The internet has revolutionised our society at an unprecedented speed, with mobile a key tool supporting its rapid growth.
A recent study by the International Telecommunication Union (ITU) found that a 10 per cent increase in mobile broadband penetration yields a 1.8 per cent increase in GDP in middle-income countries and two per cent increase in low-income countries [Source: Katz and Callord, ‘The economic contribution of broadband digitization and ICT regulation’ (2018)].
According to GSMA statistics, mobile technologies and services generated 8.6 per cent of GDP in 2018 in Sub-Saharan Africa – a contribution that amounted to $144.1 billion of economic value added.
By 2023, mobile’s contribution will reach almost $185 billion (9.1 per cent of GDP). The mobile ecosystem also supported almost 3.5 million jobs in that same year.
Mobile industry overview
The Government of Ghana (GoG) has placed a strong emphasis on the role of mobile technology in the country’s development. Ghana has one of the highest mobile penetration in West Africa. By the end of 2019, mobile penetration stood at 139 per cent, higher than the Africa average of 85 per cent.
Although in Africa, Ghana's mobile connection is leading, there is still a gap to be bridged with regards to the ITU target of High-Speed Connectivity.
There is target to increase unique subscriber penetration by 64 per cent and mobile internet penetration 38.6 per cent. By 2023, 60 per cent of individuals in developing countries will use internet –ITU.
According to OVEM forecast, Ghana's 2020 3G connectivity will be 52.8 per cent, 2G connection, 39.7 per cent, and 4G connection is only 7.2 per cent. However, Ghana boasts of a very young population with persons under the age of 15 making up 37 per cent of the population.
These millennials are known to follow modern trends, these traits make their data demands quite high and thus easier for them to transition to 4G now and 5G later.
In order to boost quality of experience and to satisfy the growing demand for high-speed connectivity, transitioning to 4G is particularly important, and in order to roll out and move more users onto 4G networks, an important driver is releasing enough 4G spectrum to Mobile Network Operators (MNOs). In 2020, 4G terminal shipments are expected to exceed 3G terminals.
Use Technology-Neutral Licenses
Spectrum neutrality during the licensing process should be widely adopted when releasing spectrum to MNOs. This maximizes spectral efficiency in a technical sense and also maximizes efficient use of spectrum.
The success of technology neutrality is evidenced by the fact that the 1800 MHz band, originally the second GSM band, is now the world’s most widely used band for LTE.
Dr Pantelis Koutroumpis of Oxford University discovered during his research on some countries that, “the increase in broadband connections per 100 people contributed to a cumulative GDP increase of 4.34 per cent.
More considerations for 5G spectrum
Some countries are already beginning to roll out the 5G mobile services. At the end of 2019, 57 MNOs had launched live 5G networks across the globe, in 27 markets [Source: GSMA, 5G reality check: the expected and unexpected, 2020.3].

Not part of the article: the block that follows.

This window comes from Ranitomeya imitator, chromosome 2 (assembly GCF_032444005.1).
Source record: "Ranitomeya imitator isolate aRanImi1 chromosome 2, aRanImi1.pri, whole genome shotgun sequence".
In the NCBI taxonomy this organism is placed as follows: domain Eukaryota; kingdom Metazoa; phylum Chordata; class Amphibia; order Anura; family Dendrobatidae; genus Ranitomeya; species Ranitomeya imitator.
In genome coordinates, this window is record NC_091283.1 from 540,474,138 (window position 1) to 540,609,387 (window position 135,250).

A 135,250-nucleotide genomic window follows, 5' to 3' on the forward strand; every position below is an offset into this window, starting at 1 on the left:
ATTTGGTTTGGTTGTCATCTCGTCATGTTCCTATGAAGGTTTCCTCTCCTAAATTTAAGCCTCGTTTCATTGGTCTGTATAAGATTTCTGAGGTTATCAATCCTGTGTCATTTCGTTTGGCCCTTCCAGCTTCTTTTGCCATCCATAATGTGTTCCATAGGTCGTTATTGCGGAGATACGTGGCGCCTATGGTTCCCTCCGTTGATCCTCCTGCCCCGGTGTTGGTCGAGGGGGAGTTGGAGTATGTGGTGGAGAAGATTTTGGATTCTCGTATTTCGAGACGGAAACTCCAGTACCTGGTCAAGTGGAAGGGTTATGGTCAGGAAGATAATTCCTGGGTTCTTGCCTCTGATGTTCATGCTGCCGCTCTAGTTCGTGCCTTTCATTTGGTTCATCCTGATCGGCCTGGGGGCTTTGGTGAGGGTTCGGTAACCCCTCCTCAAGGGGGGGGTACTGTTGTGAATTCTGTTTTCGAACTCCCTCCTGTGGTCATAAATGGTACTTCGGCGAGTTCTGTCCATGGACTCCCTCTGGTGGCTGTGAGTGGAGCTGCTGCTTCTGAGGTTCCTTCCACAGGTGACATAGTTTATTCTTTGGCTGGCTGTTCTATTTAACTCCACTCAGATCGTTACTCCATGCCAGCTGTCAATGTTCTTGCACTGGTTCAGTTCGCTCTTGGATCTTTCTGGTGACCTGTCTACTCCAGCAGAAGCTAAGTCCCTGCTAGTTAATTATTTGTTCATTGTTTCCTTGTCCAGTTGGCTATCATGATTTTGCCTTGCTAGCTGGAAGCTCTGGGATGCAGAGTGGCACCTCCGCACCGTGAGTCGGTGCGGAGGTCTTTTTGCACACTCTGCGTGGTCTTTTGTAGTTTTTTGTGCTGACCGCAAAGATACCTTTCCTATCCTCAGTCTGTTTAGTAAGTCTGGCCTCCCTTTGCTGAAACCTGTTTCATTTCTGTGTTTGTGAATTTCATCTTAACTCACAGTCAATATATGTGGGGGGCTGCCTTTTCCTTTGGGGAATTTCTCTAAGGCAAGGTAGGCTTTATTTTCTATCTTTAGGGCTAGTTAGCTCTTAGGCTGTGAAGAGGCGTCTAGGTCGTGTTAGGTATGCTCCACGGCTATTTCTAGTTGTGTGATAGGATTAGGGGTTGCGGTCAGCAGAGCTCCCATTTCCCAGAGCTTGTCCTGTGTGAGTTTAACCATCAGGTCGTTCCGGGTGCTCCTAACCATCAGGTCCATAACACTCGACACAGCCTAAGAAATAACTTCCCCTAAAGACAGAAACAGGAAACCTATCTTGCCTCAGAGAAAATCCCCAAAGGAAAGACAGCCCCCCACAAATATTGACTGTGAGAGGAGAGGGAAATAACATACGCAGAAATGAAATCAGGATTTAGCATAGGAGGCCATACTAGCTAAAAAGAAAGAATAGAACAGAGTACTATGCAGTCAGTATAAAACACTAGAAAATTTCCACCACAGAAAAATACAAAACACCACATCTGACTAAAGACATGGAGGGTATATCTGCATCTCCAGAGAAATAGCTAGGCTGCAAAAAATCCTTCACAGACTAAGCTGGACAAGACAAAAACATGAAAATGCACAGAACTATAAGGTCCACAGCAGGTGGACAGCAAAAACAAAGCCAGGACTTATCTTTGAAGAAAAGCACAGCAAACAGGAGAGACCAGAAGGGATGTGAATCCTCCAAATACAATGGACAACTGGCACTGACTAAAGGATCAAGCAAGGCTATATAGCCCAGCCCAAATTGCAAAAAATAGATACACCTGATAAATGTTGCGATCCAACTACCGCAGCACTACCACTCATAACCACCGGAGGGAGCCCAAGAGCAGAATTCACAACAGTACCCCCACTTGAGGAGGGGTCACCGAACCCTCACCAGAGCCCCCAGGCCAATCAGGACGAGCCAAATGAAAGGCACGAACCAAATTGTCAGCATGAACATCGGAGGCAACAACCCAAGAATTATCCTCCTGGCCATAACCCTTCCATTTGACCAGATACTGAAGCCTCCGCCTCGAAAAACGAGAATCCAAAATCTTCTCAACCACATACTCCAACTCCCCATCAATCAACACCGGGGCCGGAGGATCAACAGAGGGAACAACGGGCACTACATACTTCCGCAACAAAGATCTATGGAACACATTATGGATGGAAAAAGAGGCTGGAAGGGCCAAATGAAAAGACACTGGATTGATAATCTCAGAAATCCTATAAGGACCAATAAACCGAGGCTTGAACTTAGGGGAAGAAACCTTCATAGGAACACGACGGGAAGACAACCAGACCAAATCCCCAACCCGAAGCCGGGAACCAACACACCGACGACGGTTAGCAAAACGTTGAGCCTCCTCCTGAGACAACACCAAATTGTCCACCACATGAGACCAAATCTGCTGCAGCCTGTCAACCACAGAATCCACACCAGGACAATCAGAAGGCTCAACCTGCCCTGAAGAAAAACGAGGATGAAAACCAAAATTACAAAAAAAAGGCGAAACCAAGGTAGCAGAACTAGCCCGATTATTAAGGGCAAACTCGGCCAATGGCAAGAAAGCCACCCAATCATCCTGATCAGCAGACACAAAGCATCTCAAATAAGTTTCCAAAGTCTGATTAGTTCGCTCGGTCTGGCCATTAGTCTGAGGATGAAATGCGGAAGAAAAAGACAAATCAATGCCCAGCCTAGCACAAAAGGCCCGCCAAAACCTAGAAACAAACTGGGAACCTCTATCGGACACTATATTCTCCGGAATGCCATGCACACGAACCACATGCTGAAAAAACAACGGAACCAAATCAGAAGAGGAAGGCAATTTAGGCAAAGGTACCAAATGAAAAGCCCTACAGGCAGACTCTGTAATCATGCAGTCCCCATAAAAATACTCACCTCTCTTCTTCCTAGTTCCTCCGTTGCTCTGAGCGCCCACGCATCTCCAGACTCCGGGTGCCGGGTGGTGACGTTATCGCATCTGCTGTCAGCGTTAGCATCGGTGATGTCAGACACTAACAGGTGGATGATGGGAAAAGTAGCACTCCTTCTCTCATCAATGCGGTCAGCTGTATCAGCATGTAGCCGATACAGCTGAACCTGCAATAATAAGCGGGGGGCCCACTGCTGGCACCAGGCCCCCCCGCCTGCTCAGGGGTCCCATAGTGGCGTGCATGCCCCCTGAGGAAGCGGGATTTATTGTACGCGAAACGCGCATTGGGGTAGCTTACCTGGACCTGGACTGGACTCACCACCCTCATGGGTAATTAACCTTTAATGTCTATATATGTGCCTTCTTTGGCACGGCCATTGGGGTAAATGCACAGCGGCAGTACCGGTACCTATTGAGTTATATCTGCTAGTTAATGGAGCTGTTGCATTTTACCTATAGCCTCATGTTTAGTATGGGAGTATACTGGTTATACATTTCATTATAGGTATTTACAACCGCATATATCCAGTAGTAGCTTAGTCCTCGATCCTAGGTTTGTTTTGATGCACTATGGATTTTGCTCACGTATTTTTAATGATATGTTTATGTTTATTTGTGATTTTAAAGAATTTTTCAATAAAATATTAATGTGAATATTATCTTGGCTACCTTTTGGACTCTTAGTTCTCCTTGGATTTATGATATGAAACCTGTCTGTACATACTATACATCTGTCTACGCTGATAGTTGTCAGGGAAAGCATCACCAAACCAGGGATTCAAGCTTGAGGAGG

5G networks promise significantly faster mobile broadband speeds and support strong growth in mobile data volumes. However, the speed, and quality of 5G services will depend on governments and regulators supporting timely access to the right amount and type of spectrum under the right conditions.
To address diversified requirements 5G needs access to “high”, “mid” and “low” frequency bands. A sufficient amount of harmonized spectrum in each layer should be made available by national regulators in a timely manner to enable mobile operators to deliver 5G services.
Mid-bands between 2 to 8 GHz are crucial to support most 5G usage scenarios in wide-areas. The unpaired Time Division Duplex (TDD) bands at 3300-4200, 4400-5000, 2500-2690 and 2300-2400 MHz deliver the best options between wide-area coverage and high capacity.
The low and high frequency band layers can be released as the second step to meet different usage requirement in the later phases of 5G development.
Coverage obligations is in theory an effective mechanism to ensure coverage of rural areas Setting realistic obligations in terms of targets and timelines, and including them in spectrum licenses can be an effective vehicle to drive coverage.
For example, in 2013, during the 800MHz spectrum allocation in the United Kingdom, the OFCOM decided to include a coverage obligation in one of the 800MHz licenses. It required the licensee to provide a mobile broadband service for indoor reception to users in an area covering 98 per cent of the UK population.
Price spectrum fairly
The governments should allocate spectrum with the aim of fulfilling their connectivity objectives. High spectrum prices and fees increases the cost incurred by MNOs who in turn transfer these costs to consumers thus affecting primarily the affordability of mobile services.
This restricts access especially in rural areas. Furthermore, using spectrum to maximize government’s revenue can result in spectrum going unsold after an auction. In this case, the spectrum would remain unused, causing an irrecoverable loss of commercial and public value.
For the foreseeable future, spectrum will remain an important element for (affordable) broadband (particularly mobile) development in GHANA; Spectrum administrators in the country should put in their utmost best to making the country spectrum-ready for 4G and 5G abiding with ITU process and recommendations in allocating and implementing spectrum.